The lure of playing professional baseball can also be a bit misleading. Most players that play professionally never make it to “The Show.” Playing in the minor leagues is a grind and the patience that it takes can take its toll on a lot of players. “I had a lot of friends that got drafted too,” Wolters said. “I got to talk to them and pick their brains about what pro ball is all about. I knew what I was getting myself into.”
By Steve Eby
First of all, let me say that I love the Cleveland Browns. I love the way that the defense is shaping up (although no Phil Taylor scares me) and I LOVE the idea of having Trent Richardson. I think that Brandon Weeden was a stretch of a draft pick at #22, but I’m thrilled that I don’t have to watch Colt McCoy throw wobbly ducks around the shores of Lake Erie anymore.
I love the Browns. I’ll love them forever. Brown and orange runs through my veins! I wish them nothing but the best…but they always let me down and they make me so mad.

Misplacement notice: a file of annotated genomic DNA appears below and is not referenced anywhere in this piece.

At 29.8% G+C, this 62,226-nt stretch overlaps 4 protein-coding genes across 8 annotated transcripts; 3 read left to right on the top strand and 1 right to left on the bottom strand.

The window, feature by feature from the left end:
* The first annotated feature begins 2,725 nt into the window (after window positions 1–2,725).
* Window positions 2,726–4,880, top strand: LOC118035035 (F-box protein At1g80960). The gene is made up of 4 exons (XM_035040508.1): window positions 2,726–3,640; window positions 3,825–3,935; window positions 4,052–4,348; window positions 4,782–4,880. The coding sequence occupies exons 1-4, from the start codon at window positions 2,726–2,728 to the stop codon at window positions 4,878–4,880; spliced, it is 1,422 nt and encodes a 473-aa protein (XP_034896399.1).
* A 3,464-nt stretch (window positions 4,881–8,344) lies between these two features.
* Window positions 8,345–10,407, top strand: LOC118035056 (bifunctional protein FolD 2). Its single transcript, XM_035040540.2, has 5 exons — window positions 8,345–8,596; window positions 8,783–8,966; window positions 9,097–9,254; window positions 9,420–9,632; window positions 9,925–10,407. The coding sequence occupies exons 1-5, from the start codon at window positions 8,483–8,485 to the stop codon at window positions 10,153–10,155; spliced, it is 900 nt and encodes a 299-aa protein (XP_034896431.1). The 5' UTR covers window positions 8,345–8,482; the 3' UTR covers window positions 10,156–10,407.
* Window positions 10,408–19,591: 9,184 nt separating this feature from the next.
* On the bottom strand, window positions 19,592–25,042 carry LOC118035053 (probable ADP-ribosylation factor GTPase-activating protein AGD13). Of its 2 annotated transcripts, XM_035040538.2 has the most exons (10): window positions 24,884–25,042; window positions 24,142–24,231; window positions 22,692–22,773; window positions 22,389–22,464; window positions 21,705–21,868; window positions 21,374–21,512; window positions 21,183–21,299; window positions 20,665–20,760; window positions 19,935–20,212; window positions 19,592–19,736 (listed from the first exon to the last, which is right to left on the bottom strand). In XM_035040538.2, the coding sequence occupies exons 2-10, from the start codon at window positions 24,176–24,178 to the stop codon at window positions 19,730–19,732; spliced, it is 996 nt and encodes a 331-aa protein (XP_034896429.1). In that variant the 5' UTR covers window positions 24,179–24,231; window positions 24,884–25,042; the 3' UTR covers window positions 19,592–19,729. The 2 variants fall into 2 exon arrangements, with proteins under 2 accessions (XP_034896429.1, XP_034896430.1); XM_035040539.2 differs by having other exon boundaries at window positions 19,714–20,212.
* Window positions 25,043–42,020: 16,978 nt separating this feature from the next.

The Browns franchise is a joke. Actually, let me clarify…the new franchise is a joke…not the real one that left in 1995. They make stupid decision after stupid decision. They went through a decade of terrible draft picks. They have a head coach that last season seemed to be getting dumber by the game last year. They went through free agency this offseason and the NFL Draft knowing that they didn’t have a REAL wide receiver on their roster. As of the end of May, they STILL don’t have a REAL wide receiver on their roster. It sucks because now I have to watch Mohamed Massaquoi be overused and run bad routes for another year. I have to watch Josh Cribbs be an “average at best” receiver and a not-as-awesome-as-he-should-be special teamer because he is going to be wasting his time and energy playing offense. I also have to watch Greg Little dr… actually I really like Greg Little and think he’ll be pretty good one day. I think I’ll lay off this one for now.